Haltom United Business Alliance (HUBA) speaks at public hearing after reviewing draft of Haltom’s proposed food truck ordinance
HALTOM CITY, TX, April 28, 2021 /24-7PressRelease/ — Haltom United Business Alliance (HUBA) is a group of Haltom City business owners who would like to see more growth, more opportunity and a more welcoming attitude toward existing and new small businesses in Haltom City, TX.
Drew Weakley, HUBA’s Executive Director, spoke at the April 26 Haltom City Council meeting during a period devoted to public comment on Haltom’s proposed new food truck ordinance. Weakley spoke on behalf of the businesses in favor of allowing food trucks into Haltom City with minimal restrictions. Notably, no one spoke against the food trucks.
“The members of Haltom City Council were tuned in and asked some excellent questions about the issues we raised. They seem inclined to consider the concerns that we have about the draft ordinance,” said Weakley.
Weakley said that he looks forward to continuing to work with Haltom City Council as they make improvements to the proposed food truck ordinance.
“One of the items in the draft ordinance that concerns HUBA members is the provision limiting the trucks to certain corridors within Haltom City, a provision that will prevent the trucks from going to at least half of all the viable locations,” said Weakley.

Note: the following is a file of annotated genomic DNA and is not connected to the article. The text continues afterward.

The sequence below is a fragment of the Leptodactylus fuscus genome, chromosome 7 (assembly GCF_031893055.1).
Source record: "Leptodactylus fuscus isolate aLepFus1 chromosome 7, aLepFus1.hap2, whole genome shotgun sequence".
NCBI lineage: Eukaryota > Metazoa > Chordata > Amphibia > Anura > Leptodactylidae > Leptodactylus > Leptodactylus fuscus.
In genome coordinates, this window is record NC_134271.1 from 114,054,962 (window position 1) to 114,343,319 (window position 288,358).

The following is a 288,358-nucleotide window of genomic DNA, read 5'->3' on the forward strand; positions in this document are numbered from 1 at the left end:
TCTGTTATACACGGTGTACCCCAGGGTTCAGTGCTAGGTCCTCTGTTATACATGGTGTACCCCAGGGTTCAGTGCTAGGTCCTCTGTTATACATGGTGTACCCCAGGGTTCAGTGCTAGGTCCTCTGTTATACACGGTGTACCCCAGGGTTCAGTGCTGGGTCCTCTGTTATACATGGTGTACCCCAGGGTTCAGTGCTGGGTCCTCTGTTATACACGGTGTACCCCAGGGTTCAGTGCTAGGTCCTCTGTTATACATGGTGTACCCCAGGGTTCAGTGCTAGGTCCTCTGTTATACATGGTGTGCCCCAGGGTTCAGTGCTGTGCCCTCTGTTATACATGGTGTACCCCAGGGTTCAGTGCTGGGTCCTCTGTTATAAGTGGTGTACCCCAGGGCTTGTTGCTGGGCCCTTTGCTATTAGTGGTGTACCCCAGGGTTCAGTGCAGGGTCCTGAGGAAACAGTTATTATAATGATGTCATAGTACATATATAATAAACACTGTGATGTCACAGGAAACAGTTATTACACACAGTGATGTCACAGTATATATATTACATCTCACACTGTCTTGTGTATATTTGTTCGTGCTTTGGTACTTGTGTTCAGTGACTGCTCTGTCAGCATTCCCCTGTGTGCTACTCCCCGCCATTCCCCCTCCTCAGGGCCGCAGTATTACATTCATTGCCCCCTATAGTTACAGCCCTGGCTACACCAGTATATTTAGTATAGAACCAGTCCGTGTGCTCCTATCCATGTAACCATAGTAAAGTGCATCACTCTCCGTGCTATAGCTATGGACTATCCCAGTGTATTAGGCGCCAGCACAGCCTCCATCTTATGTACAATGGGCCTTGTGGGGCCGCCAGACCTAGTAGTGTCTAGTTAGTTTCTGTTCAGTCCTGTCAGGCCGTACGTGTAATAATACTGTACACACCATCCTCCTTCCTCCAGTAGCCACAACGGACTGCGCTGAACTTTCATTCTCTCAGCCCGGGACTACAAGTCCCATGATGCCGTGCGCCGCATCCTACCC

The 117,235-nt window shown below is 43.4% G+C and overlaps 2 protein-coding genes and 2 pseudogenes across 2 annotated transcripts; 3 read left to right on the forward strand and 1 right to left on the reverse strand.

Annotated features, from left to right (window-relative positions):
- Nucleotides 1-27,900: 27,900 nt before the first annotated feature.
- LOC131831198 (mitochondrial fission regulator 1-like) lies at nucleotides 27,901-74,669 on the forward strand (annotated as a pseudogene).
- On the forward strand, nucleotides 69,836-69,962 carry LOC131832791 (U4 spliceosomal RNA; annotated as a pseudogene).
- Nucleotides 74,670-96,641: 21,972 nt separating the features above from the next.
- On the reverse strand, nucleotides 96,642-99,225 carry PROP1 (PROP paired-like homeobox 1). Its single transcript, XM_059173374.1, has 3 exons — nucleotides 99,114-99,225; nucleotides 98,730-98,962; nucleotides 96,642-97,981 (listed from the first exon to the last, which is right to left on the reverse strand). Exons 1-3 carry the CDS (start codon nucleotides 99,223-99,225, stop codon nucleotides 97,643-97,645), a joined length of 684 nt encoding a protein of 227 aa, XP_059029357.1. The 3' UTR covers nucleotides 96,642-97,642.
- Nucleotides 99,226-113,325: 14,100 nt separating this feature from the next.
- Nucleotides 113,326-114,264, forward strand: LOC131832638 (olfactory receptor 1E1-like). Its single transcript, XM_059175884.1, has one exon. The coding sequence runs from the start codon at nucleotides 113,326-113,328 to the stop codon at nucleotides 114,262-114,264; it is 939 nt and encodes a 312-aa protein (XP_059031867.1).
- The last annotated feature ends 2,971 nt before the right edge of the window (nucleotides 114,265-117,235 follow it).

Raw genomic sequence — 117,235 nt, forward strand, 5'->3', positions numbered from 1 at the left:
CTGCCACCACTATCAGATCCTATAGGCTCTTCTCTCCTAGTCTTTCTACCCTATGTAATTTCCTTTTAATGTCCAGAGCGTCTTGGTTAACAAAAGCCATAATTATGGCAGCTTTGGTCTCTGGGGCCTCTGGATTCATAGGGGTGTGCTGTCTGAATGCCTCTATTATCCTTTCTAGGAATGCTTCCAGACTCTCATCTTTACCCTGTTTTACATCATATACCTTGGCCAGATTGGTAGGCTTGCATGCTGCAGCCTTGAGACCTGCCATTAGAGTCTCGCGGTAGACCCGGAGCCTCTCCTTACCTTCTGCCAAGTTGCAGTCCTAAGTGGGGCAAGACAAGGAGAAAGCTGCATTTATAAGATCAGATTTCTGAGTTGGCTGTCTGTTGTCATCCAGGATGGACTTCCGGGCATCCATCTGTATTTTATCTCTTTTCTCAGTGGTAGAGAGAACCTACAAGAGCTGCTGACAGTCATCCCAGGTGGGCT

According to Weakley, Haltom Council members seemed to want to go slowly with food trucks and to allow them only in certain corridors initially. Weakley cautioned against such restrictions in the draft because, in his experience, it could be years before the ordinance was considered again.
“Ordinances that limit business activity for food trucks aren’t consistent with the goal of giving Haltom City’s people more dining choices, building commerce and producing new revenue for the city,” said Weakley.
“We would like to see the city move with a sense of urgency to bring businesses back to the central and south parts of Haltom City so that we can eventually attract a grocery store back to Haltom and an ordinance that makes Haltom food truck friendly is a great start on what should be a more comprehensive plan,” said Weakley.
“We are looking forward to working with the city, as we have on the food truck ordinance, to develop a plan to bring more new small businesses to Haltom City so that the city has fewer vacant commercial properties,” added Weakley.
As the proposed food truck ordinance was being drafted, HUBA offered Haltom City Council these recommendations:
1. Food trucks are currently licensed, permitted and inspected by Tarrant County, just as our restaurants are.
2. No business owner is going to allow them if they impede on the business’s traffic or parking.
3. No food truck is going to go where they are not wanted or where they cannot make money.
4. HUBA does not see what the city gains by limiting food trucks. HUBA fails to see any material risks associated with the trucks, beyond the health and safety issues which are handled by the county, and Insurance, which is required.
5. Our members believe that food trucks should be allowed to operate in the retail, commercial and industrial parts of the city, so long as they are properly licensed by Tarrant County and carry the required insurance.